-The Trans-Canada Highway is a transcontinental federal-provincial highway system that travels through all ten provinces of Canada between its Pacific Ocean and Atlantic Ocean coasts to the west and east respectively. It is, along with the Trans-Siberian Highway and Australia's Highway 1, one of the world's longest national highways, with the main route spanning 8,030 km (4,990 mi). The system was approved by the Trans-Canada Highway Act of 1949, with construction commencing in 1950. The highway officially opened in 1962, and was completed in 1971. The highway system is recognizable by its distinctive white-on-green maple leaf route markers.
-Throughout much of Canada, there are at least two routes designated as part of the Trans-Canada Highway (TCH). For example, in the western provinces, both the main Trans-Canada route and the Yellowhead Highway are part of the Trans-Canada system. Although the TCH does not enter any of Canada's three northern territories, the Trans-Canada Highway forms part of Canada's overall National Highway System, providing connections to the Northwest Territories, Yukon and theinternational border where connections can be made to the United States.
-After the war, Canada was bursting at the seams from the millions of new immigrants from all corners of the globe. In the 1950s, the railway was still king in Canada's transportation system, but the country was working to build and pave roads between the major cities fueled by the post-war growth of automobiles in Canada's cities. By 1949 the Trans-Canada Highway act was passed by Parliament right after.
-Newfoundland's decision to join Canada. It became important to connect all the provinces together by highway, and build the Canso Causeway to join Cape Breton to the Nova Scotia mainland and speed travel and shipping time to Canada's new island province.
-By 1956, the federal and provincial government came to a cost-sharing agreement to encourage the provinces to upgrade existing roadways to "Trans-Canada" standards, and receive 90% of the cost of building new stretches to fill gaps in the roadway. This was most notable in mountainous British Columbia, the rugged Canadian Shield north of Lake Superior, and across much of Newfoundland. The goal was to connect all 10 provinces by paved road by 1967, Canada's centennial year.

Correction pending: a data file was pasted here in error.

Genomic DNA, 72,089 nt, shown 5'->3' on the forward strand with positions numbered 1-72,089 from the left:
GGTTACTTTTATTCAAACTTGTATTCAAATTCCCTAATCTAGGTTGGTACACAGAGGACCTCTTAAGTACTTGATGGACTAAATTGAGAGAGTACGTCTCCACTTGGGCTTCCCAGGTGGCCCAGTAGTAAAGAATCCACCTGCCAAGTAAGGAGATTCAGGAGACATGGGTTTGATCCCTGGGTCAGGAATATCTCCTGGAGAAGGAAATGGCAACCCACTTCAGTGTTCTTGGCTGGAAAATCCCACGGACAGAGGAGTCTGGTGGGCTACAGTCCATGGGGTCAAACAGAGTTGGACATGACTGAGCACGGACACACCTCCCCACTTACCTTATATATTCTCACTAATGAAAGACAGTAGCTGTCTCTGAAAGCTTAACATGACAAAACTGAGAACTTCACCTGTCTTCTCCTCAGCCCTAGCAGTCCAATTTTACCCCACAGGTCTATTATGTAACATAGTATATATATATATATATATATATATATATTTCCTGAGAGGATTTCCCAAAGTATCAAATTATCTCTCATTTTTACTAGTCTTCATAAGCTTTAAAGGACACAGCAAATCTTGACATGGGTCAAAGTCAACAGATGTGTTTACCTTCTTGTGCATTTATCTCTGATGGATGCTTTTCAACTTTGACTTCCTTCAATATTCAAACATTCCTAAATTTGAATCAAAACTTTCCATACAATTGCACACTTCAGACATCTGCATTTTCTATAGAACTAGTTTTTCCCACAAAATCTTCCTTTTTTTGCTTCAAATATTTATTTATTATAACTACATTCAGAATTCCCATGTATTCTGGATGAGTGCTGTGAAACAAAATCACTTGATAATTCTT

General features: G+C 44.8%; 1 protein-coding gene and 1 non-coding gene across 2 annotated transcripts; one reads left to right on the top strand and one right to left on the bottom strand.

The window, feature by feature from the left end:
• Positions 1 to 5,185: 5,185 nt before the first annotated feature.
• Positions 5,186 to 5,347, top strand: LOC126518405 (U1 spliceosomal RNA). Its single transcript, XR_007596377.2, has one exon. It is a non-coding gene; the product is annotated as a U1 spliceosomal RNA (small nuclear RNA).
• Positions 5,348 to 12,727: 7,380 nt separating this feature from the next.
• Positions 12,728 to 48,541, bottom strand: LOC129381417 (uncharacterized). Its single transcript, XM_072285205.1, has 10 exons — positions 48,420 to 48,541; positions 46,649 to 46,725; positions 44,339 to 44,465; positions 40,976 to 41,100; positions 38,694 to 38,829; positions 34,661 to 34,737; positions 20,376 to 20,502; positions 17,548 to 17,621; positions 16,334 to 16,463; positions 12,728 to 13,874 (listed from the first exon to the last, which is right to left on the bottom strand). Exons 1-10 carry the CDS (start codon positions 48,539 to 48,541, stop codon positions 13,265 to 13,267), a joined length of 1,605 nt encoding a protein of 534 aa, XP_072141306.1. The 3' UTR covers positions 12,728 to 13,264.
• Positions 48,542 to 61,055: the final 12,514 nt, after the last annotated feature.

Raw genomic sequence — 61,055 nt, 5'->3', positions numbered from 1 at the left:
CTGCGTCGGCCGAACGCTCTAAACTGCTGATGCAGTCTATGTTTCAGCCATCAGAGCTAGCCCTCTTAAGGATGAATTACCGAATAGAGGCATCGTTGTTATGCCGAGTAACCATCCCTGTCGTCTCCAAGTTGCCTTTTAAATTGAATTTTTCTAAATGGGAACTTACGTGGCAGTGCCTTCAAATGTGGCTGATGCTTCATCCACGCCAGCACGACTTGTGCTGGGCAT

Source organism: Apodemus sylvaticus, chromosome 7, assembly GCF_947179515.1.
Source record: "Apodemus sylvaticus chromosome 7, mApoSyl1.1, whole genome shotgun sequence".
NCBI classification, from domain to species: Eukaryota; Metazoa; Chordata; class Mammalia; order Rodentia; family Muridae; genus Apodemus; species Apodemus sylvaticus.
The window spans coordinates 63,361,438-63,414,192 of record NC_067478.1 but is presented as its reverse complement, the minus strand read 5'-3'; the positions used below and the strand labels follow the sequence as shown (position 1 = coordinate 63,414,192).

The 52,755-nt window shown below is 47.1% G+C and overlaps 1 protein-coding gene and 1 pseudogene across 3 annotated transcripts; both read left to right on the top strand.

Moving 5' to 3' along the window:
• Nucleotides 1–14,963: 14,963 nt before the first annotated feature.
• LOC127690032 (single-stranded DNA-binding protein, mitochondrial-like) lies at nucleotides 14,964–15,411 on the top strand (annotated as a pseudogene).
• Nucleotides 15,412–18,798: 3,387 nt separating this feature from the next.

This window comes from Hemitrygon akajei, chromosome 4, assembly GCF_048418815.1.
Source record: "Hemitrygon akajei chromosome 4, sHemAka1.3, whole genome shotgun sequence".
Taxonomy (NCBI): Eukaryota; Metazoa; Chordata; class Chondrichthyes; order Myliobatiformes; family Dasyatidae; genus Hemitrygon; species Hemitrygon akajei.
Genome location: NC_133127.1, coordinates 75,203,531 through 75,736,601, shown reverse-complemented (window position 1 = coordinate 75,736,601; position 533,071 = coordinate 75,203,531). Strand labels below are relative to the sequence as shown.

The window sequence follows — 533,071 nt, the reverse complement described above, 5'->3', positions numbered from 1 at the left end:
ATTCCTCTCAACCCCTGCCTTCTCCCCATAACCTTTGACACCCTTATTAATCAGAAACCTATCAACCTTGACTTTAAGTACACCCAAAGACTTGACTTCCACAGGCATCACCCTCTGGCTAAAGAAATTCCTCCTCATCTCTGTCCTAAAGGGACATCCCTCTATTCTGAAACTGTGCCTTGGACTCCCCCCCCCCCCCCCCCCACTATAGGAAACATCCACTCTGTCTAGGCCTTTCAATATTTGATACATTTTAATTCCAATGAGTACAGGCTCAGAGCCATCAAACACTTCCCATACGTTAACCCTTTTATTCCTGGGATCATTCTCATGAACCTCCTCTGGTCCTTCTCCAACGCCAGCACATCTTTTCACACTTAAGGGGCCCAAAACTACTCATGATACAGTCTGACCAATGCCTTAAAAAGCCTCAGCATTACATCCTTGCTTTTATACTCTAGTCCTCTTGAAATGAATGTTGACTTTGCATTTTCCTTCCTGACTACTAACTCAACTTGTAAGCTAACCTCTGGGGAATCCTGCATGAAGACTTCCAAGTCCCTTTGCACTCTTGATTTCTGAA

-By 1955, much of the roadways designated as part of the Trans-Canada was unpaved, and significant sections were not even yet built as a rough roadway
-The total cost for completing this was going to be $212 million (in 1955 dollars).
1997 figures provided by Transport Canada, and includes only the "national highway system".
-The two sections of greatest difficulty were alongside Lake Superior between Sault Ste Marie and Wawa, a gap of 265 km (165 mi), and a 147 km (91 mile) section over the Roger's Pass between Revelstoke and Golden in BC.
-In Ontario, a right of way needed to be cleared through virgin forest for 98 of the 165 miles and 25 bridges needed to be built, but in September 1960 that stretch was officially opened.
-The Rogers Pass route followed some of the early tracks of the trans-continental railway that were abandoned years ago as too steep for trains, with the addition of a number of snow sheds to protect the highway from the many winter avalanches (the area gets about 200 ft of snowfall each year) and rockslides This stretch was opened June 30, 1962, and marked the official completion of the Trans-Canada (though at that time about half the 7,770 kilometres was still gravelled). BC continued work to improve the highway through the canyon along the Fraser River by blasting several tunnels, with the final two opening in 1966. By 1963, according to the accounts of traveller Edward McCourt, most of Newfoundland was still in the process of being paved.
-Over recent years, much of the focus has been on "twinning" which puts at two lanes in each